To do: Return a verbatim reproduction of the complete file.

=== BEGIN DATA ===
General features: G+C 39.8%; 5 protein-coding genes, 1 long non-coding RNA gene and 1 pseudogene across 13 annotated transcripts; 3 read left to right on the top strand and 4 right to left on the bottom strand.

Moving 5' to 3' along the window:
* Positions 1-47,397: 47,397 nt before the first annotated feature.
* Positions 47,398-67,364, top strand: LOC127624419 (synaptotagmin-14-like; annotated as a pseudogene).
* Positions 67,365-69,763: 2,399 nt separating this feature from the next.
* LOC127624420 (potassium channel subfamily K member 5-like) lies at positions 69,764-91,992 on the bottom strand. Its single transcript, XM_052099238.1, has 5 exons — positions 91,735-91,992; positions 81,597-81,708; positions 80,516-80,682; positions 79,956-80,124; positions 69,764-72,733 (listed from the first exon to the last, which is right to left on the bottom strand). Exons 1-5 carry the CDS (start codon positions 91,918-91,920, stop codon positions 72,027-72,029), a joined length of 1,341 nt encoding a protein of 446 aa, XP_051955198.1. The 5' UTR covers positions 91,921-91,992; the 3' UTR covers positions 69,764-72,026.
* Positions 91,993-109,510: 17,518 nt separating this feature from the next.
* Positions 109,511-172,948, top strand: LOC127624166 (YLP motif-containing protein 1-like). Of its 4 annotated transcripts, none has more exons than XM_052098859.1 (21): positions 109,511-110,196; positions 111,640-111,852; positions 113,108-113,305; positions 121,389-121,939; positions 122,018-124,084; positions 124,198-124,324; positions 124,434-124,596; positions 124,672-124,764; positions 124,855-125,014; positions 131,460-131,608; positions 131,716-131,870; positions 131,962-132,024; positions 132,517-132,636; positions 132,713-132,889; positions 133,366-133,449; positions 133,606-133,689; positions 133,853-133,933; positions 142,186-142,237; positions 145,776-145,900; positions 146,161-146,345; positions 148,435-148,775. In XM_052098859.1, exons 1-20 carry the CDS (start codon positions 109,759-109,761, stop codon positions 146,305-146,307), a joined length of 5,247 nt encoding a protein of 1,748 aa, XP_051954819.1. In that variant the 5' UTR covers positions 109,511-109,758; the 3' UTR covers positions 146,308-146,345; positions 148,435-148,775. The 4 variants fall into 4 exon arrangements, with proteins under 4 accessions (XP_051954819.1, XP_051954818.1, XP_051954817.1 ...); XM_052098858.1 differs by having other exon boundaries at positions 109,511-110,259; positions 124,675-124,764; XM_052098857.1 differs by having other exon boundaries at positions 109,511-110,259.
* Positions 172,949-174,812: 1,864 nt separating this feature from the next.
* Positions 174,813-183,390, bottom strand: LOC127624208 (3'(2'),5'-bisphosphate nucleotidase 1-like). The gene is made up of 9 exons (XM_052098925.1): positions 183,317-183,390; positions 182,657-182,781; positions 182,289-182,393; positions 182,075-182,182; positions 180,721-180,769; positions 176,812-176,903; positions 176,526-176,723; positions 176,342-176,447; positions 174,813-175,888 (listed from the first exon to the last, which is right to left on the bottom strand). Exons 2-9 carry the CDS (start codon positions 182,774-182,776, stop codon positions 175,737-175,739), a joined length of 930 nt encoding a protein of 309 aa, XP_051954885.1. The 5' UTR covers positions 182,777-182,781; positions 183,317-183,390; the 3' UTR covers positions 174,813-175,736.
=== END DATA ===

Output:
General features: G+C 39.8%; 5 protein-coding genes, 1 long non-coding RNA gene and 1 pseudogene across 13 annotated transcripts; 3 read left to right on the top strand and 4 right to left on the bottom strand.

Moving 5' to 3' along the window:
* Positions 1-47,397: 47,397 nt before the first annotated feature.
* Positions 47,398-67,364, top strand: LOC127624419 (synaptotagmin-14-like; annotated as a pseudogene).
* Positions 67,365-69,763: 2,399 nt separating this feature from the next.
* LOC127624420 (potassium channel subfamily K member 5-like) lies at positions 69,764-91,992 on the bottom strand. Its single transcript, XM_052099238.1, has 5 exons — positions 91,735-91,992; positions 81,597-81,708; positions 80,516-80,682; positions 79,956-80,124; positions 69,764-72,733 (listed from the first exon to the last, which is right to left on the bottom strand). Exons 1-5 carry the CDS (start codon positions 91,918-91,920, stop codon positions 72,027-72,029), a joined length of 1,341 nt encoding a protein of 446 aa, XP_051955198.1. The 5' UTR covers positions 91,921-91,992; the 3' UTR covers positions 69,764-72,026.
* Positions 91,993-109,510: 17,518 nt separating this feature from the next.
* Positions 109,511-172,948, top strand: LOC127624166 (YLP motif-containing protein 1-like). Of its 4 annotated transcripts, none has more exons than XM_052098859.1 (21): positions 109,511-110,196; positions 111,640-111,852; positions 113,108-113,305; positions 121,389-121,939; positions 122,018-124,084; positions 124,198-124,324; positions 124,434-124,596; positions 124,672-124,764; positions 124,855-125,014; positions 131,460-131,608; positions 131,716-131,870; positions 131,962-132,024; positions 132,517-132,636; positions 132,713-132,889; positions 133,366-133,449; positions 133,606-133,689; positions 133,853-133,933; positions 142,186-142,237; positions 145,776-145,900; positions 146,161-146,345; positions 148,435-148,775. In XM_052098859.1, exons 1-20 carry the CDS (start codon positions 109,759-109,761, stop codon positions 146,305-146,307), a joined length of 5,247 nt encoding a protein of 1,748 aa, XP_051954819.1. In that variant the 5' UTR covers positions 109,511-109,758; the 3' UTR covers positions 146,308-146,345; positions 148,435-148,775. The 4 variants fall into 4 exon arrangements, with proteins under 4 accessions (XP_051954819.1, XP_051954818.1, XP_051954817.1 ...); XM_052098858.1 differs by having other exon boundaries at positions 109,511-110,259; positions 124,675-124,764; XM_052098857.1 differs by having other exon boundaries at positions 109,511-110,259.
* Positions 172,949-174,812: 1,864 nt separating this feature from the next.
* Positions 174,813-183,390, bottom strand: LOC127624208 (3'(2'),5'-bisphosphate nucleotidase 1-like). The gene is made up of 9 exons (XM_052098925.1): positions 183,317-183,390; positions 182,657-182,781; positions 182,289-182,393; positions 182,075-182,182; positions 180,721-180,769; positions 176,812-176,903; positions 176,526-176,723; positions 176,342-176,447; positions 174,813-175,888 (listed from the first exon to the last, which is right to left on the bottom strand). Exons 2-9 carry the CDS (start codon positions 182,774-182,776, stop codon positions 175,737-175,739), a joined length of 930 nt encoding a protein of 309 aa, XP_051954885.1. The 5' UTR covers positions 182,777-182,781; positions 183,317-183,390; the 3' UTR covers positions 174,813-175,736.